Q: What are your favorite hobbies?

A: “I love to walk my dog, I like to run, I like to ski, and I enjoy baking!

Q: What is your favorite season of the year and why?

A: “I like them all, but I especially like summer because I like to swim, and I like the heat.” 

Q: If you could pick one place to travel anywhere in the world, where would it be and why?

A: “I’ve always wanted to go to New Zealand. I did a report on New Zealand in 7th grade, and ever since, I’ve been kind of wanting to go! But in general, any place with a good beach!”

Thank you for allowing us to interview you, Mrs. Marquis. It was an honor to come back and visit you. Also, we greatly appreciate the ‘Thank You’ cards and chocolate!

Featured

Here’s What’s Happening, BHS

By: Alaysia Curry and Daylun Armstrong

March 8, 2022

With prom only months away, Brooklyn High School has begun their annual Malley’s chocolate fundraiser. This fundraiser gives students the opportunity to lower the cost of their prom ticket, deducting $10 for each box sold.

Apart from prom, BHS is also hosting a Red Cross blood drive on Friday, March 11. It will be held in the high school gymnasium. For more information, visit your grade level’s Google Classroom. Additionally, for those interested in donating blood, you can sign up using the link below.

Blood Drive Sign-Up

Reminder, Matilda the musical will debut this week on Thursday, March 10, in the Brooklyn High School Auditorium. Tickets are being sold at the door for $10. Curtains open at 7:00 p.m.

This week, there are many events occurring here at BHS! So, come show your support for the Brooklyn Drama Club, donate your blood, and buy some chocolate bars!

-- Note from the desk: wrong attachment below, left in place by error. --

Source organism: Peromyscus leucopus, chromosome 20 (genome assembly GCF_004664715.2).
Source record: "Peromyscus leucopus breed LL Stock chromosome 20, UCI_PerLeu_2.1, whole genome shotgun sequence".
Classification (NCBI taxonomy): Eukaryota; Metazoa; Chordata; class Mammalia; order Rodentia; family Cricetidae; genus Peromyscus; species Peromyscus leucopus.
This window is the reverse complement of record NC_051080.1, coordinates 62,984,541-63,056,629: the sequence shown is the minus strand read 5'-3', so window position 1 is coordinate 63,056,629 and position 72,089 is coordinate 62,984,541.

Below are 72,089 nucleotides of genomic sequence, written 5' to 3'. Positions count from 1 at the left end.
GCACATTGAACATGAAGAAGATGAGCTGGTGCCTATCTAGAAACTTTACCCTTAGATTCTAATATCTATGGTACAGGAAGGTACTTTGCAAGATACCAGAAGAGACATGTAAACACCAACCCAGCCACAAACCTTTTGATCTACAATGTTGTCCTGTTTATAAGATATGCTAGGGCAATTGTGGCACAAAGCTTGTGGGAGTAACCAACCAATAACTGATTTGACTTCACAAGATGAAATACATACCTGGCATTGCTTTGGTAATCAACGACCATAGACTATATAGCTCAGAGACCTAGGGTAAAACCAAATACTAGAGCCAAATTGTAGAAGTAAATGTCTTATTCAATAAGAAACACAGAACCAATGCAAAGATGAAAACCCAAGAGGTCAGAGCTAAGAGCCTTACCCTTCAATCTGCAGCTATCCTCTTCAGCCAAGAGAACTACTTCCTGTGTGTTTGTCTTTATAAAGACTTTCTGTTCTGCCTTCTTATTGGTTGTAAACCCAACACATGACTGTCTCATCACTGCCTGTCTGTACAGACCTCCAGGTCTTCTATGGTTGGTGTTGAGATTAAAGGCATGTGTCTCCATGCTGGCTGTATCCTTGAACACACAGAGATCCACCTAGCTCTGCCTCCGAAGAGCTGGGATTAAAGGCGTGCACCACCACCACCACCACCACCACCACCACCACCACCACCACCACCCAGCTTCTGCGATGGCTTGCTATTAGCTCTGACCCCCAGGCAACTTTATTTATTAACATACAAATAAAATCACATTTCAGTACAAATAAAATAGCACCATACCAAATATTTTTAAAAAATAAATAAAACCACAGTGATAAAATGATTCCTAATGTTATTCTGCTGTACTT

Featured

Young Finishes Third

By: Tyler Elzholz, Jaiden Basinger, and Jose Nazario

March 8, 2022

This past Saturday, BHS junior Jenna Young traveled to the Spire Sports Complex in Geneva, Ohio, to participate in the OATCCC State High School Indoor Track Meet for the Division II and III high jump competition. 

This entire Winter, Young balanced varsity basketball and indoor track and proved that both can be accomplished well, simultaneously.  In basketball, she played an integral role in her team’s 15-8 season.  For indoor track, she did very well and completed a 5’4” jump to place third in the state. Her jump of 5’4” was her personal best for indoor track.

Last Spring as a sophomore, Young placed second (out of 24 girls) in the outdoor high jumping, OHSAA track meet.

Success has been frequent for Young, but it is because of her hard work and internal drive for individual improvement.  She never settles for mediocrity and truly believes that her best days are still ahead.

Hurricane Nation would like to congratulate Jenna on her basketball and indoor track successes and wish her nothing but the best for the upcoming, Spring track season.